Article by Professor Alan Clements
University of Teesside
Becoming a National Teaching Fellow was probably the most important event in my academic life; it’s certainly the event that had most impact on me both personally and professionally. This article is a brief account of how I came to be a NTF and how it affected me.
I’m was in one of the first few batches of National Teaching Fellows, although I never set out to be an NTF and assumed that it was for those who knew about education, or, at least, the theory of it. A memo came round about NTFs and one of my colleagues, one of the very first NTFs, suggested that I should apply – largely because of my work in computer science education (e.g., writing textbooks and working with curricula committees). Anyway, I did apply and became a National Teaching Fellow.
Becoming an NTF had a profound effect on the course of my life. In my case, you could say that the NTF was an enabling mechanism that helped me do many of the things I wanted to do. I was very lucky because the management at the University of Teesside appreciated NTFs and was always very supportive of my work.
Promoting education can take place at many levels; for example, education theory and best practice, enhancing the local environment, and advancing the global environment. Long before I became an NTF, I had been an author of textbooks and was also involved with the body that represents the computing profession at all levels, the IEEE Computer Society. Fortunately, I was able to apply some of my NTF goals to both writing and computer science education.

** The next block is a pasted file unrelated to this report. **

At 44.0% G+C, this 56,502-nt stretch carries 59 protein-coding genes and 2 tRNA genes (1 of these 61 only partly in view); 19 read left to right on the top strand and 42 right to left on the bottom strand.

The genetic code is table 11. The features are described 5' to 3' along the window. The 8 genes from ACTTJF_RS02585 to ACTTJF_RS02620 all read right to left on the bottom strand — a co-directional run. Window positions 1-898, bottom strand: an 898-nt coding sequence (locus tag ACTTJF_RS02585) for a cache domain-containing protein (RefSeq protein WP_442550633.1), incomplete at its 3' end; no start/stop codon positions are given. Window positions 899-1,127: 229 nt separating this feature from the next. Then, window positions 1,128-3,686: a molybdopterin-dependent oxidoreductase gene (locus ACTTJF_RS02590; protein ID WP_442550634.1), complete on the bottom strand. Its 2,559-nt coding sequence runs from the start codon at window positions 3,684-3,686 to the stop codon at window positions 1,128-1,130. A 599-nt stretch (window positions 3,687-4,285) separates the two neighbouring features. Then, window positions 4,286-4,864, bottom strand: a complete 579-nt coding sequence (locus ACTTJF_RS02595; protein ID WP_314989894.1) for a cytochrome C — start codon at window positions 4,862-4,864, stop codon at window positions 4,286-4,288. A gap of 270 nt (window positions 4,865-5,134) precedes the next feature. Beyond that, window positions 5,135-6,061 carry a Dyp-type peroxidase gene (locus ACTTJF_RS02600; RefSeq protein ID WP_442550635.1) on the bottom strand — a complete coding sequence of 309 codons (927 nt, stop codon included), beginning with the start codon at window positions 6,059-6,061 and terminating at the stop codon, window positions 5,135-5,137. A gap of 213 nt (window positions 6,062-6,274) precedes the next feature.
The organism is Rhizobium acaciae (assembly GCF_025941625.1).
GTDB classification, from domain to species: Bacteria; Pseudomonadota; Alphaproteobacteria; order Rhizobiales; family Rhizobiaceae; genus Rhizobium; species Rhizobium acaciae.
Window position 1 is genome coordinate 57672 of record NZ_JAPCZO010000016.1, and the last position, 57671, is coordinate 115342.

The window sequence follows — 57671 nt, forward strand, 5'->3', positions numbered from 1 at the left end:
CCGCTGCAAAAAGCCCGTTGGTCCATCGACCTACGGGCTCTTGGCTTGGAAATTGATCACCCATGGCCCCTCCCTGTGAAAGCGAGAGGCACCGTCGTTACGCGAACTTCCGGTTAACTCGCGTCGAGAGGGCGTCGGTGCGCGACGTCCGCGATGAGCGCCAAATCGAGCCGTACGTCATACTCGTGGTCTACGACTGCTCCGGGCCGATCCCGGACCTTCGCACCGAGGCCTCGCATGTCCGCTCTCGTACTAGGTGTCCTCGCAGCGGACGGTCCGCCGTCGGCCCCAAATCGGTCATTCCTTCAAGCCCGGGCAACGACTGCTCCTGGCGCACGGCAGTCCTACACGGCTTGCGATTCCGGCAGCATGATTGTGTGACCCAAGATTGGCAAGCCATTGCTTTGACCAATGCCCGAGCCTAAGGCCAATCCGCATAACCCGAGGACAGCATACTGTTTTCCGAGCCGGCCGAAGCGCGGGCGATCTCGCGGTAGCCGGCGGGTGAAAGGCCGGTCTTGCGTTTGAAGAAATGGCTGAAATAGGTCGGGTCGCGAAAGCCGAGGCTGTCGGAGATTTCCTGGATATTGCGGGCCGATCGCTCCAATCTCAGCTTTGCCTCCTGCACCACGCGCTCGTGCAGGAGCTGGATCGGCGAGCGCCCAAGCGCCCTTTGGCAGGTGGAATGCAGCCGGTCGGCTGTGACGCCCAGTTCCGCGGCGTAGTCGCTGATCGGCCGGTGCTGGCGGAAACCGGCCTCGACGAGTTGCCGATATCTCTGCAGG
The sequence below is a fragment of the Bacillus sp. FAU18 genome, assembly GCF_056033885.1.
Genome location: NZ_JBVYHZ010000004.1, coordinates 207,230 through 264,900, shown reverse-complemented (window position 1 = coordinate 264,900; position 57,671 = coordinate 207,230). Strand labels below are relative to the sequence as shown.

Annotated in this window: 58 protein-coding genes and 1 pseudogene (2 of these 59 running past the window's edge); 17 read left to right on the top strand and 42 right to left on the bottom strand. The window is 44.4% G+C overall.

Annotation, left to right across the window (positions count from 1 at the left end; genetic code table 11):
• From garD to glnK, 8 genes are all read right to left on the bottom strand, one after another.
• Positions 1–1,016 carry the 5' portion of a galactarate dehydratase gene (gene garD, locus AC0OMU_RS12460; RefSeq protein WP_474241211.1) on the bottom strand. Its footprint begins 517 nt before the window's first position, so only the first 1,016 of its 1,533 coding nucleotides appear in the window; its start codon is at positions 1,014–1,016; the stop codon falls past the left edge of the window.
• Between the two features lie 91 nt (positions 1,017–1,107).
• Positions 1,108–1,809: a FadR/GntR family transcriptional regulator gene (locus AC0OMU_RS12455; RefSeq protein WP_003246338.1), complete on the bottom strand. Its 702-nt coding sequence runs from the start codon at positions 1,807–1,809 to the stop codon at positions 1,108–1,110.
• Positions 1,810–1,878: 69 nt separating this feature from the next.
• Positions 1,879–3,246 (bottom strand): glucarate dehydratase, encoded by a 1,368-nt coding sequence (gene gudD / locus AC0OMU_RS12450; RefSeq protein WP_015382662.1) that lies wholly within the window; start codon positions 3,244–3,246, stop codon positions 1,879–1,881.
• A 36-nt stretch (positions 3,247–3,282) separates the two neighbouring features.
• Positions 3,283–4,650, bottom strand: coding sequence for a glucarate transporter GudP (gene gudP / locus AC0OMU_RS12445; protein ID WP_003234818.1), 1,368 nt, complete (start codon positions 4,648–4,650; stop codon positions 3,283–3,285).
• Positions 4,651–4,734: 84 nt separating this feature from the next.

In the IEEE CS I was a member of their educational activities board and took over leadership of their CSIDC, Computer Society International Design Competition. I managed to find the right person at the right time in Microsoft and they gave me $1M to implement the competition for several years. Bringing $1M to the society allowed me to select the theme of the competition and its parameters. I was aware that computing was associated in many people’s minds with geekiness, gaming, and surfing the web. I wanted to dispel this misconception and demonstrate its importance and its social usefulness. The themes of the competitions I organized stressed this approach to computer science. Moreover, addressing the popular perception of computer science might also reduce the gender imbalance amongst students. Essentially, teams of five students (undergraduates) from all over the world were asked to design a computer-based application that would be innovative and beneficial to society. Teams were told that they had to use commonly available components and had a strict spending limit in order to ensure a level playing field. The top ten teams were invited to the finals in Washington, DC with all expenses paid. The competition was a success and teams from developing countries and East Europe dominated CSIDC.